In the beginning of the movie Lester is doing what a middle aged family man is supposed to do in the suburbs. He works at his job, provides for his family...and is thoroughly miserable. Over the course of the movie we see Lester abandon his concern for what others think of him and be true to his own desires. This manifests itself in both positive and negative ways. He quits his stultifying job but there is some question if he can sustain his new lifestyle financially. He gets in shape and starts to enjoy himself by buying a car he wants and smoking pot. But he also pursues an immoral and inappropriate attraction to an underage girl.

Ultimately Lester finds balance between honoring who he is and being responsible. Of course the fact that he is then killed might suggest that the suburbs won't tolerate someone who has found this healthy balance.

You can use the characters surrounding your main character to explore different aspects of the theme. Let's look at how American Beauty does this with the other major characters:

Caroline - Caroline is the embodiment of the suburban image. Maintaining that image has become her entire purpose - witness her carefully coordinated dinners, attention to landscaping and behavior at the realtor event. She becomes unhappy when she fails – such as when she can't sell the house despite doing all the things she believes should result in a sale. Ultimately she indulges in such rebellions as having an affair and firing a gun. But mostly Caroline has happily embraced the suburban lifestyle.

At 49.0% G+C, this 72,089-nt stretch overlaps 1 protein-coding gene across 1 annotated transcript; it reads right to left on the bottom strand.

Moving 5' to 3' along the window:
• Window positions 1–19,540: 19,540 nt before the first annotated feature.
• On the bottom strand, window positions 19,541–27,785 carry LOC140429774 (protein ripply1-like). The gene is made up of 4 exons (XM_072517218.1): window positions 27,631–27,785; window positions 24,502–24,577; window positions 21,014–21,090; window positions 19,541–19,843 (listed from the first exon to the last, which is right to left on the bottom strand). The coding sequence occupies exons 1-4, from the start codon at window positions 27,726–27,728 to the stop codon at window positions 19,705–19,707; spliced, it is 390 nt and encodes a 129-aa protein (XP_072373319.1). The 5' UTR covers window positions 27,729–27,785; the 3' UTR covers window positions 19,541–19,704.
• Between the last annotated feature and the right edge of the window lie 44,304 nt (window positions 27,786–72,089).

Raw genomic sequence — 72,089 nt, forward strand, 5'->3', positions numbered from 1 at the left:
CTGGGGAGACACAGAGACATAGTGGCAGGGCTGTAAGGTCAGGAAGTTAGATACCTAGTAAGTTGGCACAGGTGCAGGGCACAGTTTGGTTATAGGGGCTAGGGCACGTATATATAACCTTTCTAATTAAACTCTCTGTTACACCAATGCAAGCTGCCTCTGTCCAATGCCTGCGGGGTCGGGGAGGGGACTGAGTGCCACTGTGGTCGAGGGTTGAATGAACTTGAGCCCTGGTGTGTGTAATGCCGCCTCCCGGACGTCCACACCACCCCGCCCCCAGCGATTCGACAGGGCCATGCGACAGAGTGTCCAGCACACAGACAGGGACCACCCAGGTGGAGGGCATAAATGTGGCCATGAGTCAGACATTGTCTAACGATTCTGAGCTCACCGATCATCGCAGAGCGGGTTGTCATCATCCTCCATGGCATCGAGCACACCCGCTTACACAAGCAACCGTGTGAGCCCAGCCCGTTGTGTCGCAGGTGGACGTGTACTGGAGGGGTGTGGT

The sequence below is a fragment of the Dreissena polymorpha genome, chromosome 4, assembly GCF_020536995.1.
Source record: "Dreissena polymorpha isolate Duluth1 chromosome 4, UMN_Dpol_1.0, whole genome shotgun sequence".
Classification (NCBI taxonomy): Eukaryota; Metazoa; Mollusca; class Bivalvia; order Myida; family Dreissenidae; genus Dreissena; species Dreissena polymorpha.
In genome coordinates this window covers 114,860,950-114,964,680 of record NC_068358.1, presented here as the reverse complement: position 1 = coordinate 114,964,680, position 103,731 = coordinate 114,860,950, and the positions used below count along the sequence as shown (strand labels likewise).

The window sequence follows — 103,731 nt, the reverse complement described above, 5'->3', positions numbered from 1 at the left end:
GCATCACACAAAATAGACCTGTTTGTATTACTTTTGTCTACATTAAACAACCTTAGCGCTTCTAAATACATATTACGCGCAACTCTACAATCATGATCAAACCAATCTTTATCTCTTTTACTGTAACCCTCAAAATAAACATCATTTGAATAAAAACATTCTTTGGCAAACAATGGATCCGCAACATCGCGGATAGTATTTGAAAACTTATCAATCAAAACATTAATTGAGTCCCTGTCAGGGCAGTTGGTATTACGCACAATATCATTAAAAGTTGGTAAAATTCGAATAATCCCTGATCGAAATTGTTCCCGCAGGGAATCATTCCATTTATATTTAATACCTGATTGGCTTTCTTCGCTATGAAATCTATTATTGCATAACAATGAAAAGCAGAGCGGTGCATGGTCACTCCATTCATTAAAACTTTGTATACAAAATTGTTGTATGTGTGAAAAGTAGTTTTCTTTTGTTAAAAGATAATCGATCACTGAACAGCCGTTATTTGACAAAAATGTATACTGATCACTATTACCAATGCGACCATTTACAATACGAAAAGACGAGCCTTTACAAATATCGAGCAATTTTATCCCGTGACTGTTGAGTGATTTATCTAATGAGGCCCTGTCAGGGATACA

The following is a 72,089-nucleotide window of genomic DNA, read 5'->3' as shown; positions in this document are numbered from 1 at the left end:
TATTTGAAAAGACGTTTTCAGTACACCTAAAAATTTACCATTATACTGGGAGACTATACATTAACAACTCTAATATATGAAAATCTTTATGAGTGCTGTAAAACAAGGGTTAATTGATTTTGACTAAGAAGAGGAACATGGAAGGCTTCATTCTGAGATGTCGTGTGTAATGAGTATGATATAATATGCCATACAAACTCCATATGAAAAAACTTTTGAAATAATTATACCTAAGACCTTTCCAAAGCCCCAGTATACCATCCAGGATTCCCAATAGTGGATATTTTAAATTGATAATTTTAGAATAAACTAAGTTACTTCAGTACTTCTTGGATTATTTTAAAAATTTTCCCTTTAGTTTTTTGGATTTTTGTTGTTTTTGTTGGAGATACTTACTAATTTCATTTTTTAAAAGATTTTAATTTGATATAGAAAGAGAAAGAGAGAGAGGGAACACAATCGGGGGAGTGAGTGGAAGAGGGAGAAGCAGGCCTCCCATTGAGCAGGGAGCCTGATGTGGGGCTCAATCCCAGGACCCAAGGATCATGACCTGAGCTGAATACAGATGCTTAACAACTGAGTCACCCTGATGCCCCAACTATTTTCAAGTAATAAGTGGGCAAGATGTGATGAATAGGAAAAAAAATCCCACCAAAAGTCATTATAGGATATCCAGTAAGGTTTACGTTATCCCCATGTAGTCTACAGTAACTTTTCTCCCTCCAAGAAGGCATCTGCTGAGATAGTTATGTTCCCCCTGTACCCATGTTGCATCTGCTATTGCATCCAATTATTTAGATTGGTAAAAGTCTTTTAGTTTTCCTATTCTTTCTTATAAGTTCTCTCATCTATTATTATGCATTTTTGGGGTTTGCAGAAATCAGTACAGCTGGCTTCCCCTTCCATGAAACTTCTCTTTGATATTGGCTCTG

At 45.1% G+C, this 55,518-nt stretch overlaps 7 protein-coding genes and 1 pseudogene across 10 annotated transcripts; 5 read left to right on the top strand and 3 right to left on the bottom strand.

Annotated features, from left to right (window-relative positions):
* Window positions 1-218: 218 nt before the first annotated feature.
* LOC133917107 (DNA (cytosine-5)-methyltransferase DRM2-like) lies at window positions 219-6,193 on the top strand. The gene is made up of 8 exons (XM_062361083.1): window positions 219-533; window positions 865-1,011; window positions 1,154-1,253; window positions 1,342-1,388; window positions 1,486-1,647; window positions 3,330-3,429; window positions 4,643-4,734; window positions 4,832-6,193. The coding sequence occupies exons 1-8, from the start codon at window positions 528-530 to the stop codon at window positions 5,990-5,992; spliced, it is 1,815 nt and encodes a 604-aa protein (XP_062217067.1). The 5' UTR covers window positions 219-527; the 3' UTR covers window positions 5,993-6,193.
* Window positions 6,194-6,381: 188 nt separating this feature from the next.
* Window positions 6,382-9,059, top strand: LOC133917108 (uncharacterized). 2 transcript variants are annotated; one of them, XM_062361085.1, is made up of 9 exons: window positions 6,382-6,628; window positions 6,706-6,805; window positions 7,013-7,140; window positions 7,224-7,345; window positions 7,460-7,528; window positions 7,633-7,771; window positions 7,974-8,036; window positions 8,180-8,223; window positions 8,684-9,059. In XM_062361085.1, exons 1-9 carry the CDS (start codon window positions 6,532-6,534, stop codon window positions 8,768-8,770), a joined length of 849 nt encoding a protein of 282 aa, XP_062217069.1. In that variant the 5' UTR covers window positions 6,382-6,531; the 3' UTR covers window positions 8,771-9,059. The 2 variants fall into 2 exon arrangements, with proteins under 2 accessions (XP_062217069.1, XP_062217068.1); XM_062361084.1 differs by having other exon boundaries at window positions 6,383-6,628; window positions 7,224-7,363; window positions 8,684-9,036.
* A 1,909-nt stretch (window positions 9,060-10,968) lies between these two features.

Ricky - Ricky has abandoned any need for acceptance or normalcy. He is an outsider and proud of it. In the original script he goes to jail for murder, though the movie cut that out. In the script it reinforces the idea that society will punish those who don't conform. In the movie Ricky serves more as an example to Lester (and also to Jane) of a different way of life, one they hadn’t dared to consider before.

Angela - Angela is playing the role of a sex object. She constantly talks about her various conquests and sexual experiences. Of course we learn at the end that she's been making it all up. She's a virgin. We also learn that Angela's biggest fear is being ordinary. It's when Ricky insists she is just ordinary that Angela works up the nerve to actually sleep with Lester. It's an attempt to be special. Angela doesn't want to be just another suburban girl, but the pressure to conform has forced her to seek distinction by pretending to fulfill a stereotype. This makes her an ironic figure thematically.

The Colonel (Ricky’s Dad) - Here's the guy with the ultimate secret. He's a moral conservative who condemns anyone who steps outside strict societal norms. In fact, as a military man, he's actually a defender of those norms. But he's also gay – something that he can't tolerate. And it is his attempt to protect this secret that ironically leads to the destruction of any normalcy that might have existed in this little corner of suburbia. The Colonel is a demonstration of what happens when we try to deny our individuality.

Barbara (Ricky’s Mom) - She is a grim vision of what will happen to Caroline if Caroline doesn't protect her individuality. Barbara has lost all sense of purpose in herself, though she adheres to the domestic requirements of a suburban housewife with tenacity. By being simultaneously completely normal and completely empty she reflects the emptiness of suburbia.

Each of these characters approaches the issue of suburban society in a different way. Few of the characters are completely bad or completely good. They’re each just taking their own approach to the question. This allows the writer (and we the audience) to explore the thematic ideas in the film more fully.